Like many “technically minded” families we have started to accumulate a startling amount of data at home. A couple hundred gigs of storage on the file server used to be more than adequate. I did a pretty good job of making sure I had a couple tape backups around in case of drive failure from which the RAID couldn’t recovery.
Since then the storage has grown to several terabytes (mostly DVR content), the tape drive had died and was much too low capacity anyway. The RAID now has a hot spare and I’ve gotten comfortable having swapped a couple failed drives that this disk is pretty safe. My concern now is of more catastrophic events such a fire or flood in the house. To lose all of the family photos, home movies and important documents would be terrible.
UbuntuOne, Dropbox and all of the other cloud storage solutions are very slick for convenient storage and offer free to cheap off-site storage solutions for a few gigs of data. When you get above 50GB or 100GB, the cost is beyond what I’m willing to pay. This isn’t a knock on those services since offsite backups isn’t their goal. I started doing some selective backups of key documents to Dropbox, but really wanted something better.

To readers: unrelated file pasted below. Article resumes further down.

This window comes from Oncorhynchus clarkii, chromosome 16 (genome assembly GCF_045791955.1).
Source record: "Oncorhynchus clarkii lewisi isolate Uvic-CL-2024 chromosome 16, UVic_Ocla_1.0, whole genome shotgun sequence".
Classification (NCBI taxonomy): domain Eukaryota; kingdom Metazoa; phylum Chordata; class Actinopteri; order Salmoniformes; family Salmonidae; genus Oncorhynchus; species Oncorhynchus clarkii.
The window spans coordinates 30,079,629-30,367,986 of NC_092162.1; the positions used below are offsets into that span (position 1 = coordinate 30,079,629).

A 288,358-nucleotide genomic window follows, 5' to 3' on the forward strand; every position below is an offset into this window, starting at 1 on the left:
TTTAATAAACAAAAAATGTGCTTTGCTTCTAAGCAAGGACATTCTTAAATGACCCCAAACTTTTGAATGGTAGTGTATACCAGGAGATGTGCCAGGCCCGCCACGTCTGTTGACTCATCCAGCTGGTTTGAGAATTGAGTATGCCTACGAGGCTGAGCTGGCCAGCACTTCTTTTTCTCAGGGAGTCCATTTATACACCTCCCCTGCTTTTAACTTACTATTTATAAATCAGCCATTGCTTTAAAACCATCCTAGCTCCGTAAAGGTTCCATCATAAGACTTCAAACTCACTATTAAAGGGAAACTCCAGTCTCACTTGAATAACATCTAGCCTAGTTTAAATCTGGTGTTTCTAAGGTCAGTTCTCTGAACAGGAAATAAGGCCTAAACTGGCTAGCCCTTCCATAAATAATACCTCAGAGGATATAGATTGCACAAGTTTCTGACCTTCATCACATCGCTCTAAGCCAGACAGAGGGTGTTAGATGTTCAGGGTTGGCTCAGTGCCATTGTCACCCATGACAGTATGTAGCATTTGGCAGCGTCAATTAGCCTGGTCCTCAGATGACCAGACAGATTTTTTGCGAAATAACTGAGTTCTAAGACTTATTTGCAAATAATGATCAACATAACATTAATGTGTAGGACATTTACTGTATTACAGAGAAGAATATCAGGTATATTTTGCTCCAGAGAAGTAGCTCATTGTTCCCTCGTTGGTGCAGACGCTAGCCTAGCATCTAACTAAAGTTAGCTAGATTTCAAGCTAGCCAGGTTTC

My solution? A secure peer backup solution. I wanted a cheap “device” to put at a friend’s house that I could backup my data to and in return he/she could give me one to put on my network to do the same.
So far the solution looks like this:
- Raspberry Pi computer on a chip ($35 + $10 case)
- 750G external USB drive for testing ($0, it was lying around, but will be replaced with a 2TB+ drive later)
- Drive needs to be externally powered, the Raspberry Pi can’t power it over USB
- Users home folder moved to the USB drive (Moving Home to a New Partition)
- Encrypt home folder (ecryptfs-migrate-home)
- Secure Rsync connection (Making secure remote backups with Rsync)
- or OwnCloud if you prefer
The initial backup I’ll do locally before giving the setup to the friend. At the other end the friend has just a couple things to do:
- Give the Raspberry Pi a static ID on his network
- Forward a port from the firewall to the static ID
Once I get it working smoothly I create a nice step by step How-To. I also may test mirrored USB drives for redundancy.